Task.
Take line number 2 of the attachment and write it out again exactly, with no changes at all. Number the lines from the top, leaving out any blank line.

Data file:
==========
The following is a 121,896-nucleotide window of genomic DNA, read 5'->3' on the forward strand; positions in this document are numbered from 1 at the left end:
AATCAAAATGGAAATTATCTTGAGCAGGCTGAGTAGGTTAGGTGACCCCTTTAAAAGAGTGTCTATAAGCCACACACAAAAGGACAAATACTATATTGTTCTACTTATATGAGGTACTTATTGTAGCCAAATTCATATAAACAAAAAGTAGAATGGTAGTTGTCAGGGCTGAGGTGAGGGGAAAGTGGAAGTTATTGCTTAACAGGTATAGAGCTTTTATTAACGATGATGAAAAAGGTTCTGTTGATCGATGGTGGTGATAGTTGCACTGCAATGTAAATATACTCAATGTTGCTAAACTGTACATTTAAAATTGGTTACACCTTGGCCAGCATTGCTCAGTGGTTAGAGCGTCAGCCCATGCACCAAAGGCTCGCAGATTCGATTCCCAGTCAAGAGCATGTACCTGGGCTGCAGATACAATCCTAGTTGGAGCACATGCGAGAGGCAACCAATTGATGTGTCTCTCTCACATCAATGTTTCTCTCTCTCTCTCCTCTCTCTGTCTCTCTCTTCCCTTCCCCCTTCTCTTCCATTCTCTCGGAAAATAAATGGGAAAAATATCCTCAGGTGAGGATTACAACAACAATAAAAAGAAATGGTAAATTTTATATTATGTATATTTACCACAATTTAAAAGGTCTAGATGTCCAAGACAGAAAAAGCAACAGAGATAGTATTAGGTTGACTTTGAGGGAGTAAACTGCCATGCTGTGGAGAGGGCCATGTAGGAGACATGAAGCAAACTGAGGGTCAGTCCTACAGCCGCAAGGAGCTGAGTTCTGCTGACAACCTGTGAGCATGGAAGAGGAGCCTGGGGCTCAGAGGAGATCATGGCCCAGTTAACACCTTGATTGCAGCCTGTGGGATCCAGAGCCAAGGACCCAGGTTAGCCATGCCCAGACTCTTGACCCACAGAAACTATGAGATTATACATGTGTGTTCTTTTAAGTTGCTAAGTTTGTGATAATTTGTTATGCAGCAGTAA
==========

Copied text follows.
AATCAAAATGGAAATTATCTTGAGCAGGCTGAGTAGGTTAGGTGACCCCTTTAAAAGAGTGTCTATAAGCCACACACAAAAGGACAAATACTATATTGTTCTACTTATATGAGGTACTTATTGTAGCCAAATTCATATAAACAAAAAGTAGAATGGTAGTTGTCAGGGCTGAGGTGAGGGGAAAGTGGAAGTTATTGCTTAACAGGTATAGAGCTTTTATTAACGATGATGAAAAAGGTTCTGTTGATCGATGGTGGTGATAGTTGCACTGCAATGTAAATATACTCAATGTTGCTAAACTGTACATTTAAAATTGGTTACACCTTGGCCAGCATTGCTCAGTGGTTAGAGCGTCAGCCCATGCACCAAAGGCTCGCAGATTCGATTCCCAGTCAAGAGCATGTACCTGGGCTGCAGATACAATCCTAGTTGGAGCACATGCGAGAGGCAACCAATTGATGTGTCTCTCTCACATCAATGTTTCTCTCTCTCTCTCCTCTCTCTGTCTCTCTCTTCCCTTCCCCCTTCTCTTCCATTCTCTCGGAAAATAAATGGGAAAAATATCCTCAGGTGAGGATTACAACAACAATAAAAAGAAATGGTAAATTTTATATTATGTATATTTACCACAATTTAAAAGGTCTAGATGTCCAAGACAGAAAAAGCAACAGAGATAGTATTAGGTTGACTTTGAGGGAGTAAACTGCCATGCTGTGGAGAGGGCCATGTAGGAGACATGAAGCAAACTGAGGGTCAGTCCTACAGCCGCAAGGAGCTGAGTTCTGCTGACAACCTGTGAGCATGGAAGAGGAGCCTGGGGCTCAGAGGAGATCATGGCCCAGTTAACACCTTGATTGCAGCCTGTGGGATCCAGAGCCAAGGACCCAGGTTAGCCATGCCCAGACTCTTGACCCACAGAAACTATGAGATTATACATGTGTGTTCTTTTAAGTTGCTAAGTTTGTGATAATTTGTTATGCAGCAGTAA